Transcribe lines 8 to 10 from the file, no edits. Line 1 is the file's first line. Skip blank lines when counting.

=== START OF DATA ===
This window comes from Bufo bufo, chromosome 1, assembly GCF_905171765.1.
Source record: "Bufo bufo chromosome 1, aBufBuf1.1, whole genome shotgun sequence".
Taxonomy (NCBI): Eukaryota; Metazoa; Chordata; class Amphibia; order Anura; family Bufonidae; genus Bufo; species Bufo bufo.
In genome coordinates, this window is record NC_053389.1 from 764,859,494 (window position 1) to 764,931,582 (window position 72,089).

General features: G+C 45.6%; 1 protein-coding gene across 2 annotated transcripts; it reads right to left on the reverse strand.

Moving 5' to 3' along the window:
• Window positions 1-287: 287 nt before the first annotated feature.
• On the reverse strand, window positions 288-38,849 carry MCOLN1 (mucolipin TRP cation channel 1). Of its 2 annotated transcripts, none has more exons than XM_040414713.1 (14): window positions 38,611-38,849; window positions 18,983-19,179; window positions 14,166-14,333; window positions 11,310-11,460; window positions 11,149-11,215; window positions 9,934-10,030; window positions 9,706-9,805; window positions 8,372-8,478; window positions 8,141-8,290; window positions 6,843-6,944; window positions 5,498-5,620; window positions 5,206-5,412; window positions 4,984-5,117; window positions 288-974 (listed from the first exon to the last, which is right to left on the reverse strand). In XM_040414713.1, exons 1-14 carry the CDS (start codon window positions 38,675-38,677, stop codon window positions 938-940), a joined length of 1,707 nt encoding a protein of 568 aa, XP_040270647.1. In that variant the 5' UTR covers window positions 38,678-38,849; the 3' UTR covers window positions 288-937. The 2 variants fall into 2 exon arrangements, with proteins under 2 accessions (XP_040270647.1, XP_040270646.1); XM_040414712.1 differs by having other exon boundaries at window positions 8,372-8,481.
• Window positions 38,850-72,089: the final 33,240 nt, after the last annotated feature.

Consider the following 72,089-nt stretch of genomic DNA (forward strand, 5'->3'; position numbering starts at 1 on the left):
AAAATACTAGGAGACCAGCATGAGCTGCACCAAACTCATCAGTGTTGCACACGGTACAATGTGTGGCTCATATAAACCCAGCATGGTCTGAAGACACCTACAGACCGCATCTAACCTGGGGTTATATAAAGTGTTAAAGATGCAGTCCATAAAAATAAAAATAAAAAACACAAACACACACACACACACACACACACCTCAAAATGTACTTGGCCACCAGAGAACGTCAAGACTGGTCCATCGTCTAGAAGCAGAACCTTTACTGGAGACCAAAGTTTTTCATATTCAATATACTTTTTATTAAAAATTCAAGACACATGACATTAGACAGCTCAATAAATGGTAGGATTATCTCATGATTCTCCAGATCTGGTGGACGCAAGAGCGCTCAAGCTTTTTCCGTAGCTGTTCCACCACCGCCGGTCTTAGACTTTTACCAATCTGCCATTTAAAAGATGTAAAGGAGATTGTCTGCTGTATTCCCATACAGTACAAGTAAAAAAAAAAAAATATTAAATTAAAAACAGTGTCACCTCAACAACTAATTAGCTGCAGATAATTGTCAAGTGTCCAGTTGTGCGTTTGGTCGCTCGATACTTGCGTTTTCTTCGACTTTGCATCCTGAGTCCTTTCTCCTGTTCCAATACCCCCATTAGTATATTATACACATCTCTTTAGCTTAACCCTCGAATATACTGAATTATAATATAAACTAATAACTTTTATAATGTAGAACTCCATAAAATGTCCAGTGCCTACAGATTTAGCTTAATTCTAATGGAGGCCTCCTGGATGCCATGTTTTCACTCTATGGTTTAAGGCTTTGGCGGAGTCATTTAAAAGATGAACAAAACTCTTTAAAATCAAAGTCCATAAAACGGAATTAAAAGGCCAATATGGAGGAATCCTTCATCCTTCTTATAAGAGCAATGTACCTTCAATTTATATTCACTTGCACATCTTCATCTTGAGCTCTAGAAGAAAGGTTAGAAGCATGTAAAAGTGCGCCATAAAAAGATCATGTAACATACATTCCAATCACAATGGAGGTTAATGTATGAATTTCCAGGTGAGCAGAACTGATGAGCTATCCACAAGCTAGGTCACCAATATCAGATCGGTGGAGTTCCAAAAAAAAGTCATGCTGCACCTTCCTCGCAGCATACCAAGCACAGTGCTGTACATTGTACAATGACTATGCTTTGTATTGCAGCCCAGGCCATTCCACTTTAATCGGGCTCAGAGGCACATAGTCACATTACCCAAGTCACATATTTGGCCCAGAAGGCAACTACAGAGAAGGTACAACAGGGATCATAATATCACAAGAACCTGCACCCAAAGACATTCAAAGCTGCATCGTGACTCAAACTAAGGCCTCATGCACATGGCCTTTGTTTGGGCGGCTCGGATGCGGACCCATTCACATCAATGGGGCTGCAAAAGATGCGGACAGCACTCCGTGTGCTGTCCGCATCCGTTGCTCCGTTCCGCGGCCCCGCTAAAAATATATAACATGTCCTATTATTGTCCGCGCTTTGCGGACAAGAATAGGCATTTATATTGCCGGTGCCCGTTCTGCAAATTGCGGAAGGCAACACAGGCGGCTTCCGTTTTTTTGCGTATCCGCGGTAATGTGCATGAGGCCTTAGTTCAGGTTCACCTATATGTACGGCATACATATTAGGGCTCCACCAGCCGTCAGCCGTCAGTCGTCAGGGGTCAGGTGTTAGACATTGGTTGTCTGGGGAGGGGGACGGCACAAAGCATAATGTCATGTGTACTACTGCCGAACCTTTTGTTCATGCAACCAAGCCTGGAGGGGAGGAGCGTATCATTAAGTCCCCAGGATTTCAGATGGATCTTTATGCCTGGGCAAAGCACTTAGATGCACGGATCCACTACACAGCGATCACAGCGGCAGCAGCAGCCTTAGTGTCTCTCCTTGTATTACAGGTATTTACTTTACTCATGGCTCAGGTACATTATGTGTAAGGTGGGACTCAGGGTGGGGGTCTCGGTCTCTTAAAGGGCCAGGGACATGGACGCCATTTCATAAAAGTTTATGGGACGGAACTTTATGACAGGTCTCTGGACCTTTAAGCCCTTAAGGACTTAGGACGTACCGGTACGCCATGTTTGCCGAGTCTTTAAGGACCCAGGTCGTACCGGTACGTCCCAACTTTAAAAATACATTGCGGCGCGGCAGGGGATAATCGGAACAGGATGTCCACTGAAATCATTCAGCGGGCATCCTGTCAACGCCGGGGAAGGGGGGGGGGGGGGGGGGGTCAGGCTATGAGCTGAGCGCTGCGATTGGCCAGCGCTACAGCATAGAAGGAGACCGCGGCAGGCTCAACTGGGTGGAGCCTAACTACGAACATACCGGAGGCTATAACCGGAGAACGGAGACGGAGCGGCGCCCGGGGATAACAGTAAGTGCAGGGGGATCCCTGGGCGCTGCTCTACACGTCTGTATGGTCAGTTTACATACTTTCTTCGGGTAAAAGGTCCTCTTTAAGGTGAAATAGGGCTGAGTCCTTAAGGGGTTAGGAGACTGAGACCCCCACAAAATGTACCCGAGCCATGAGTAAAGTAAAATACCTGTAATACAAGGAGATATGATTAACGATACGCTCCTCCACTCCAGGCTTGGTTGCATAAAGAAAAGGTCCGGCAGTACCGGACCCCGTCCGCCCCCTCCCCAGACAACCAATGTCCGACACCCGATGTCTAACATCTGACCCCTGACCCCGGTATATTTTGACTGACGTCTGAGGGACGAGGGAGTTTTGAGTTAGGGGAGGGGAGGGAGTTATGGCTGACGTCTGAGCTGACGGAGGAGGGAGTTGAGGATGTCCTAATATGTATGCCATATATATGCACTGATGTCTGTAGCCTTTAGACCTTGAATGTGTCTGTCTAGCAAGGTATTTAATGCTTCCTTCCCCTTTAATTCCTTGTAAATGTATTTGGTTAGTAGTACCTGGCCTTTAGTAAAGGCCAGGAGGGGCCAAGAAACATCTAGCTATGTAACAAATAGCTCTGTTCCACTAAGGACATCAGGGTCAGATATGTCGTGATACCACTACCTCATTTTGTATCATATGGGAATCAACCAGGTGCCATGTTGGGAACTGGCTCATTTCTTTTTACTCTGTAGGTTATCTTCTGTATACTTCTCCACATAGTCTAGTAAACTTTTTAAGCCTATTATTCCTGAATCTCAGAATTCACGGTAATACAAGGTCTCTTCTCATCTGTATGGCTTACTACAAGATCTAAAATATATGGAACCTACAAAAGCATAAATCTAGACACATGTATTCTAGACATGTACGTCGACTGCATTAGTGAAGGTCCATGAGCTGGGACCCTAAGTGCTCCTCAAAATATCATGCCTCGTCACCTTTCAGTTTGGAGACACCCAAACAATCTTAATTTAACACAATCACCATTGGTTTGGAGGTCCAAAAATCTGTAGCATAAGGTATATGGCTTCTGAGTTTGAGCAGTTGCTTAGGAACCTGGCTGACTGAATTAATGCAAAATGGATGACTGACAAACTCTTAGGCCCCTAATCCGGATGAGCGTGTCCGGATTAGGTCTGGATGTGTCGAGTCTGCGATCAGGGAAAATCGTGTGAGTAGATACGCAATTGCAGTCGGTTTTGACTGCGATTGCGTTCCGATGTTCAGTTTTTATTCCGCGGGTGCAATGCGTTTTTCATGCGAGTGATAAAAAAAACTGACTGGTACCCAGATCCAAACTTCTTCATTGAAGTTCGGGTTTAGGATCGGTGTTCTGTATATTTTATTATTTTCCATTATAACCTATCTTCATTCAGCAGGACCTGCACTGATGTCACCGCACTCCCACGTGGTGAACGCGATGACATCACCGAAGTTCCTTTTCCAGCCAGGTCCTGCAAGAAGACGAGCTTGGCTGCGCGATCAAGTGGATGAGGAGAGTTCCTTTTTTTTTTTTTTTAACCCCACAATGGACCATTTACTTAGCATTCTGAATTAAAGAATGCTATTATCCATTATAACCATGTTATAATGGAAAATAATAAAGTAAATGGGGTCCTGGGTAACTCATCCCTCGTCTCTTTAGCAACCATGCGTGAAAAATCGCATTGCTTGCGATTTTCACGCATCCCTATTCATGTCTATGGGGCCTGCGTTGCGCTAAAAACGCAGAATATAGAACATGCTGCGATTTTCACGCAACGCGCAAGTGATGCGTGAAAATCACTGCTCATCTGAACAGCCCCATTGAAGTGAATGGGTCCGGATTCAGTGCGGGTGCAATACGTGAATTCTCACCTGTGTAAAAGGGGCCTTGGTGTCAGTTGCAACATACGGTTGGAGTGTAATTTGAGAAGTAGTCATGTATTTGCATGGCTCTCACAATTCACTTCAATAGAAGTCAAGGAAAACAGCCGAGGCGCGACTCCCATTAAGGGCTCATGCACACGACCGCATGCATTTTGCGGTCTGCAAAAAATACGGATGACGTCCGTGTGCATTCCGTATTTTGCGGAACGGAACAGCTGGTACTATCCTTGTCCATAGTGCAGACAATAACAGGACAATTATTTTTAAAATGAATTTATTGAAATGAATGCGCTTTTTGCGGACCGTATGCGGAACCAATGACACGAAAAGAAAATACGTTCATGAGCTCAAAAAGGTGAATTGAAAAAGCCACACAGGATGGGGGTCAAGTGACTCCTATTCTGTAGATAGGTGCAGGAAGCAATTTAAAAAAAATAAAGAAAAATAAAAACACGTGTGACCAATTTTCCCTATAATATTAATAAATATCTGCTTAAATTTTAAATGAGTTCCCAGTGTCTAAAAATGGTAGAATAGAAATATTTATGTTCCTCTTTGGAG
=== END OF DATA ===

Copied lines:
• On the reverse strand, window positions 288-38,849 carry MCOLN1 (mucolipin TRP cation channel 1). Of its 2 annotated transcripts, none has more exons than XM_040414713.1 (14): window positions 38,611-38,849; window positions 18,983-19,179; window positions 14,166-14,333; window positions 11,310-11,460; window positions 11,149-11,215; window positions 9,934-10,030; window positions 9,706-9,805; window positions 8,372-8,478; window positions 8,141-8,290; window positions 6,843-6,944; window positions 5,498-5,620; window positions 5,206-5,412; window positions 4,984-5,117; window positions 288-974 (listed from the first exon to the last, which is right to left on the reverse strand). In XM_040414713.1, exons 1-14 carry the CDS (start codon window positions 38,675-38,677, stop codon window positions 938-940), a joined length of 1,707 nt encoding a protein of 568 aa, XP_040270647.1. In that variant the 5' UTR covers window positions 38,678-38,849; the 3' UTR covers window positions 288-937. The 2 variants fall into 2 exon arrangements, with proteins under 2 accessions (XP_040270647.1, XP_040270646.1); XM_040414712.1 differs by having other exon boundaries at window positions 8,372-8,481.
• Window positions 38,850-72,089: the final 33,240 nt, after the last annotated feature.

Consider the following 72,089-nt stretch of genomic DNA (forward strand, 5'->3'; position numbering starts at 1 on the left):